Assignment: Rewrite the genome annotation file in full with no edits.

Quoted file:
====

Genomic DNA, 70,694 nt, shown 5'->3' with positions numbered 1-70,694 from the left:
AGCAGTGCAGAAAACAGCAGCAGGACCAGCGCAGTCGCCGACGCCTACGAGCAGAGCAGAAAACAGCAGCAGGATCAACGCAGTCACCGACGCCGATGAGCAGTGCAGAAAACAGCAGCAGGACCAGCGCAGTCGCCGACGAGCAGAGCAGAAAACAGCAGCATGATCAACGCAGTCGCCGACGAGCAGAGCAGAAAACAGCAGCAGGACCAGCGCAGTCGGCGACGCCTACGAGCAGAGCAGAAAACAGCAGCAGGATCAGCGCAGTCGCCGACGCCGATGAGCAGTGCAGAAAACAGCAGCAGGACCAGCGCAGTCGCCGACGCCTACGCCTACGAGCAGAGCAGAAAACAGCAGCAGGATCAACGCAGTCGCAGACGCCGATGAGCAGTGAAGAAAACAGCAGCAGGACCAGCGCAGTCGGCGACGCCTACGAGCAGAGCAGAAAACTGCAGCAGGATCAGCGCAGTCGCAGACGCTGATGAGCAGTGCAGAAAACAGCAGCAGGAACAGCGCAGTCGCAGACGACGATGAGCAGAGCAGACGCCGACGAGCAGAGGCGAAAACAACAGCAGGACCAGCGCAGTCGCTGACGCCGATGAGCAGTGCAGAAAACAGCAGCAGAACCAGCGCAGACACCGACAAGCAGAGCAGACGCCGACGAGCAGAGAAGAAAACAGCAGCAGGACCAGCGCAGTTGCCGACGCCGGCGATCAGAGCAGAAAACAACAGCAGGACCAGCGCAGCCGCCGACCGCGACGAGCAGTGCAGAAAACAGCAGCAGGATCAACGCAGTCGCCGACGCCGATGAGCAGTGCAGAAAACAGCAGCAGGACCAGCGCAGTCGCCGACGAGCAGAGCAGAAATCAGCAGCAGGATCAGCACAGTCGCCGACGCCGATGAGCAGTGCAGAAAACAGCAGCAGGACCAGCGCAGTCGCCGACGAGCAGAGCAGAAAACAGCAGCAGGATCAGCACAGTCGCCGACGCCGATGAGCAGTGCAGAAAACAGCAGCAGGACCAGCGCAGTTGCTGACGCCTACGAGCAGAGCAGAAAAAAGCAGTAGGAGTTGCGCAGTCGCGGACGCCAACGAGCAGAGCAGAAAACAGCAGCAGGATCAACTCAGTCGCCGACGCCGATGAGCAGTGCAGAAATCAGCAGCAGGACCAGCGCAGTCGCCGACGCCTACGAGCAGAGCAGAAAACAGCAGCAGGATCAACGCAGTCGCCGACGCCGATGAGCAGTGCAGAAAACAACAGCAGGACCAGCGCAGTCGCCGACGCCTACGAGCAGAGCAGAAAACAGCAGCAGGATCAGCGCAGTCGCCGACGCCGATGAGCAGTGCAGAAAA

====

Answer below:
Genomic DNA, 70,694 nt, shown 5'->3' with positions numbered 1-70,694 from the left:
AGCAGTGCAGAAAACAGCAGCAGGACCAGCGCAGTCGCCGACGCCTACGAGCAGAGCAGAAAACAGCAGCAGGATCAACGCAGTCACCGACGCCGATGAGCAGTGCAGAAAACAGCAGCAGGACCAGCGCAGTCGCCGACGAGCAGAGCAGAAAACAGCAGCATGATCAACGCAGTCGCCGACGAGCAGAGCAGAAAACAGCAGCAGGACCAGCGCAGTCGGCGACGCCTACGAGCAGAGCAGAAAACAGCAGCAGGATCAGCGCAGTCGCCGACGCCGATGAGCAGTGCAGAAAACAGCAGCAGGACCAGCGCAGTCGCCGACGCCTACGCCTACGAGCAGAGCAGAAAACAGCAGCAGGATCAACGCAGTCGCAGACGCCGATGAGCAGTGAAGAAAACAGCAGCAGGACCAGCGCAGTCGGCGACGCCTACGAGCAGAGCAGAAAACTGCAGCAGGATCAGCGCAGTCGCAGACGCTGATGAGCAGTGCAGAAAACAGCAGCAGGAACAGCGCAGTCGCAGACGACGATGAGCAGAGCAGACGCCGACGAGCAGAGGCGAAAACAACAGCAGGACCAGCGCAGTCGCTGACGCCGATGAGCAGTGCAGAAAACAGCAGCAGAACCAGCGCAGACACCGACAAGCAGAGCAGACGCCGACGAGCAGAGAAGAAAACAGCAGCAGGACCAGCGCAGTTGCCGACGCCGGCGATCAGAGCAGAAAACAACAGCAGGACCAGCGCAGCCGCCGACCGCGACGAGCAGTGCAGAAAACAGCAGCAGGATCAACGCAGTCGCCGACGCCGATGAGCAGTGCAGAAAACAGCAGCAGGACCAGCGCAGTCGCCGACGAGCAGAGCAGAAATCAGCAGCAGGATCAGCACAGTCGCCGACGCCGATGAGCAGTGCAGAAAACAGCAGCAGGACCAGCGCAGTCGCCGACGAGCAGAGCAGAAAACAGCAGCAGGATCAGCACAGTCGCCGACGCCGATGAGCAGTGCAGAAAACAGCAGCAGGACCAGCGCAGTTGCTGACGCCTACGAGCAGAGCAGAAAAAAGCAGTAGGAGTTGCGCAGTCGCGGACGCCAACGAGCAGAGCAGAAAACAGCAGCAGGATCAACTCAGTCGCCGACGCCGATGAGCAGTGCAGAAATCAGCAGCAGGACCAGCGCAGTCGCCGACGCCTACGAGCAGAGCAGAAAACAGCAGCAGGATCAACGCAGTCGCCGACGCCGATGAGCAGTGCAGAAAACAACAGCAGGACCAGCGCAGTCGCCGACGCCTACGAGCAGAGCAGAAAACAGCAGCAGGATCAGCGCAGTCGCCGACGCCGATGAGCAGTGCAGAAAA